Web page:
Our brains are biochemically hard-wired to recognise familiar patterns almost instantaneously. A staggering amount of parallel processing goes into this, making the human brain extremely efficient at pattern recognition.

This skill is a survival instinct. Anything that is not like us is a possible threat. When you're in a book store, sneaking through the aisles, sniffing the air, hunting down that perfect new book to knock on the spine and drag back to your reading cave (complete with leather pitted chairs, banker's lamp and smoking jacket), there are a lot of possible kills to be made. Hundreds. Thousands. You need a method to quickly sort out the areas that most interest you. Book covers are one. Genre sections are another.

Genre classification as a subject for discussion heats up every so often around the net, and it's happening again. I think it's worth discussing, if only to remind us that the labels we attach to things are not the things themselves. And that snobbery is an attribute to be looked down upon.

If you're all not absolutely spent from the heated battles out there, please do chime in over here. But only if you think I'm actually making a point. I mean, I've barely slept.


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I don't sweat genre snobbery. Snobbery is just a manifestation of insecurity. And what genre sells the most books? Is it sophisticated "literary" fiction? Doubtful. As an educated guess, I'd say that the it's the much-maligned romance novel. And it wouldn't surprise me if crime/mystery came in second. I know that there are those who disagree (or at least pretend to) with my use of money as a yardstick, but in the end, publishing is a business. And genre classification facilitates the business.

"No man but a blockhead ever wrote except for money."
-Samuel Johnson
The thing that annoys me is that we apparently can't discuss the differences between genre and literary fiction without getting all bent out of shape about "snobbery." It reminds me of being unable to talk to writing students about writing without having them constantly bring it back to publishing.

I posted what I thought was my best thinking about this to date at Laura Lippman's blog, so rather than pretend I'm writing off-the-cuff at this very moment, here it is:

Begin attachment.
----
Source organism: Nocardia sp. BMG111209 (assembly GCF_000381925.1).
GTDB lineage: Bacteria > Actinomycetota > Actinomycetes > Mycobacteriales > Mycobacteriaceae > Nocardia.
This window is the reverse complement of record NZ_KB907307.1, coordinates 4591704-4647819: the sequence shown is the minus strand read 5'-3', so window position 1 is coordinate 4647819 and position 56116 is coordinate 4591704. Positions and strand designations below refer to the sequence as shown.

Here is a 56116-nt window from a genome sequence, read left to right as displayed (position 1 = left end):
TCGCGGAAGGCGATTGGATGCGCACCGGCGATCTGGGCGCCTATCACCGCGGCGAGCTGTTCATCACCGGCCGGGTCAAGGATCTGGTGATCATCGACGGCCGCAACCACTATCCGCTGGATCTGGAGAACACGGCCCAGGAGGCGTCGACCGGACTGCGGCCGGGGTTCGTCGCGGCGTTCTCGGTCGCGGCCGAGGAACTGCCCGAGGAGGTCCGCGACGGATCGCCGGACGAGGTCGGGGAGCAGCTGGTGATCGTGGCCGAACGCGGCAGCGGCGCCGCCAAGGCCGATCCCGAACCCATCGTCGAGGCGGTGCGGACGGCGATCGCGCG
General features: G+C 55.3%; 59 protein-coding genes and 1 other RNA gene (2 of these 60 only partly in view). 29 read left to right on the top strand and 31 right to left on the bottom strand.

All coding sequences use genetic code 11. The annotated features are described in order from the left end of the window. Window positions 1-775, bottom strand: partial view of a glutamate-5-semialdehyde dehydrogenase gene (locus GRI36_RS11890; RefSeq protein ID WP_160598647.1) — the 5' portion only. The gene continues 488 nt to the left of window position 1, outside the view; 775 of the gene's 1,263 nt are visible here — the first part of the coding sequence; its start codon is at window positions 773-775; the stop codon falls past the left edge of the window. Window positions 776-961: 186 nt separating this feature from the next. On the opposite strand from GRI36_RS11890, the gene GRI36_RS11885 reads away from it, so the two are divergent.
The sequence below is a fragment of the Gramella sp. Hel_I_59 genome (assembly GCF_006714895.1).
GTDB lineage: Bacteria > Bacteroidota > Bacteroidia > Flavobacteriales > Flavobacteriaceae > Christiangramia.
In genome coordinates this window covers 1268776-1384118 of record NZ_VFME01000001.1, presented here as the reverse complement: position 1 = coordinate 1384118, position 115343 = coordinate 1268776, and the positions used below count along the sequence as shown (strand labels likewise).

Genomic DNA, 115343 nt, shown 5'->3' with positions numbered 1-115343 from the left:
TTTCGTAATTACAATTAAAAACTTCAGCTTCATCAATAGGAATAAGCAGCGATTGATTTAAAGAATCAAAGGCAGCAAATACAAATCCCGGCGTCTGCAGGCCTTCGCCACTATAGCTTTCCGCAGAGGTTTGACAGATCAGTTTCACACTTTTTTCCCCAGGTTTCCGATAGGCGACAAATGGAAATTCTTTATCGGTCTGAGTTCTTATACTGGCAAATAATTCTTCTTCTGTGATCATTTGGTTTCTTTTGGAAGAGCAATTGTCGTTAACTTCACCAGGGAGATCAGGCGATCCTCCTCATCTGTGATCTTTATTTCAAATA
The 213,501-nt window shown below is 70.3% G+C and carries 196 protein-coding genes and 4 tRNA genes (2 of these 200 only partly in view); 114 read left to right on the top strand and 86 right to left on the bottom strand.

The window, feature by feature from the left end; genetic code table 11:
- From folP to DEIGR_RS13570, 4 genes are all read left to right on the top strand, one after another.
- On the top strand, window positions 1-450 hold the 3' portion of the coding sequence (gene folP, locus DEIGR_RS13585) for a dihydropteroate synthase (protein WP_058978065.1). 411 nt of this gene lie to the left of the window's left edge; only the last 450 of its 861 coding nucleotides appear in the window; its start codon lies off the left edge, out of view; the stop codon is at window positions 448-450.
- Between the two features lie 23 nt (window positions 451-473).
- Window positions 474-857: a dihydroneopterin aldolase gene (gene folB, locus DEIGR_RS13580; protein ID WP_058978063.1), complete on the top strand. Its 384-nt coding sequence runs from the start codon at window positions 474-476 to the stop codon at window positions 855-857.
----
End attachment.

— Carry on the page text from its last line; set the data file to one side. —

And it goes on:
- - -

Seeing as I seem to be writing them, I've been reading (as time allows) short stories lately.

The 2005 Best American Short Stories (edited by Michael Chabon) is a great example of the crossroads between popular and literary.

The 2006 Best American Short Stories (edited by Ann Patchett) meanders somewhat down the literary road.

The 2006 Best American Mystery Stories (edited by Scott Turow) meanders somewhat down the mystery road.

The roads aren't parallel. That is, they do meet, and there's cool stuff there, and you can see some distance down each while walking some distance down the other. But the fact of a crossroads isn't quite enough for me to accept that there's only one street.

Plenty of mysteries are badly written, but still successful as mysteries. Crime writers who are routinely lionized can hold my attention until the end of a book on the strength of how they construct a plot, but I have no interest in reading those books again. The point is the puzzle, and there's nothing else there. The same goes for science fiction: If the idea is great and the execution of it is okay, and the characterization is one-dimensional, it's successful science fiction. I haven't read much romance, but I assume the same is true there: It can be lousy writing, but as long as the core definition of the genre is met, it's a decent genre piece. But not great writing.